In March, the parliament of the Tibetan Government in exile based at Dharamsala, Northern India, had lengthy discussions about the Dalai Lama’s decision to step down from his political role as Head of the government. Although the three parliamentary committees set up for this occasion recommended a ‘reduction’ in the Dalai Lama’s administrative responsibilities, the retirement plans were effectively rejected. Not only did they recommend the Dalai Lama should continue in his present role, but also it was stated that ‘the bond between the Tibetan people and the Dalai Lama, nearly 400 years old, was an immortal one.’
Perhaps this is the sign that the increasingly democratic nature of the Tibetan administration in exile finally asserts itself in the important question of how political figureheads continue to get elected and ratified in a parliamentary system. In the future, the two offices of political figurehead and religious figurehead might in theory be separate – paving the way forward for a break from Tibet’s historical theocratic institutions at the centre of political power.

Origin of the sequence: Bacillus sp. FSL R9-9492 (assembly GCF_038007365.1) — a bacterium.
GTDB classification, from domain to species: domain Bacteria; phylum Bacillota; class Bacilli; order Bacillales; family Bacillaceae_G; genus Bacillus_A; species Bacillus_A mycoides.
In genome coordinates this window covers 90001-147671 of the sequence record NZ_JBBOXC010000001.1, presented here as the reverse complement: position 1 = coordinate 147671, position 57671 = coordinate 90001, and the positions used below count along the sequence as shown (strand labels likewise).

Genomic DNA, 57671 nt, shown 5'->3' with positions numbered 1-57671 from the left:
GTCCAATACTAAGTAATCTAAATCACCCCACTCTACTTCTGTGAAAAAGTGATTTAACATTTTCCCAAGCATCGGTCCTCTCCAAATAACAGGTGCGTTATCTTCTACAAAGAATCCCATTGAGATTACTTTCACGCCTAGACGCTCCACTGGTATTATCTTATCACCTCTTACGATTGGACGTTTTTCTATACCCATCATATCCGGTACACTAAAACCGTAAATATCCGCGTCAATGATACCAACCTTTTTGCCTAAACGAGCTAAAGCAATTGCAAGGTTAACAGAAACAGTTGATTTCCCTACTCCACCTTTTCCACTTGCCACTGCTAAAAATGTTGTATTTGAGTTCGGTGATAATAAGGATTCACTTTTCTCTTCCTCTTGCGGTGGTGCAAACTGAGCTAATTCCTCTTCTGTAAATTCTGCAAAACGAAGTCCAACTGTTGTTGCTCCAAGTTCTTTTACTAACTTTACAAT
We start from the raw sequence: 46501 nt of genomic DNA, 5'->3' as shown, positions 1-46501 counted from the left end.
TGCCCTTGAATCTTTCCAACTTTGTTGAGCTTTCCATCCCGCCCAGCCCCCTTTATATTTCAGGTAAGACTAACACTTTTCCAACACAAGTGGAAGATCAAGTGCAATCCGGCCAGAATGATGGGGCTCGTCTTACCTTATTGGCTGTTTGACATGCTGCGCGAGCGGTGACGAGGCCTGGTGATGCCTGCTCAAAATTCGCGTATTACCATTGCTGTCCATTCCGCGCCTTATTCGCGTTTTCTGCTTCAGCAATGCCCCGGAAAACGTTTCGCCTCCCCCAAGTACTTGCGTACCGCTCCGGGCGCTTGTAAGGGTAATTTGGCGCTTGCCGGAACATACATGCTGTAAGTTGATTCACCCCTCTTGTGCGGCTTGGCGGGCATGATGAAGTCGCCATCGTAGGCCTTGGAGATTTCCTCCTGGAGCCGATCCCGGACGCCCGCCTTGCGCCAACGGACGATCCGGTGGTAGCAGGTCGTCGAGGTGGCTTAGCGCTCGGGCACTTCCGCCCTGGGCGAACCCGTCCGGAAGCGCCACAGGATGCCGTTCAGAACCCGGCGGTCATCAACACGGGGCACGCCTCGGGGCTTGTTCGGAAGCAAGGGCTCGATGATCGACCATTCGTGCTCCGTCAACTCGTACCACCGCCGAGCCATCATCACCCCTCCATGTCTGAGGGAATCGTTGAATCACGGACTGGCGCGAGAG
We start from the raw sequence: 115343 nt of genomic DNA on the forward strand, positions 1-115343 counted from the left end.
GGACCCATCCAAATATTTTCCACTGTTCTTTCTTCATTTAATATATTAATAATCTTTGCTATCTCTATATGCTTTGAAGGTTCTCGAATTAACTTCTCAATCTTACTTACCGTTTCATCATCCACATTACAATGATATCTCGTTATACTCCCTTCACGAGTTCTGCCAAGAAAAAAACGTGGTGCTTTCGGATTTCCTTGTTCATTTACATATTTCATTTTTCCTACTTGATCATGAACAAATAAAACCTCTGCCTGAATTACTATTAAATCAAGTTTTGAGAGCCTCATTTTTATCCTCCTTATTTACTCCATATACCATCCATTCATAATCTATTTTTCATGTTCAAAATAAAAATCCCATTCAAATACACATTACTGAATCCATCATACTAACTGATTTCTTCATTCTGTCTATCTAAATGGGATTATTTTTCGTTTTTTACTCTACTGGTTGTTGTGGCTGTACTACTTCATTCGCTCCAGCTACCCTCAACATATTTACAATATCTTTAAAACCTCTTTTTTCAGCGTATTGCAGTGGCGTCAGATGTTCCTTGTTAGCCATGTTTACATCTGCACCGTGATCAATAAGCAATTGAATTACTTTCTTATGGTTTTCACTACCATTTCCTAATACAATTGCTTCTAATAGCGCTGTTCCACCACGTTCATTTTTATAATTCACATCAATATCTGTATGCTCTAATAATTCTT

For now, there are few others within the Tibetan field with the personal stature matching that of the Dalai Lama, who could provide effective leadership for the Tibetan movement to regain independence, however far-fetched that idea might be for present.
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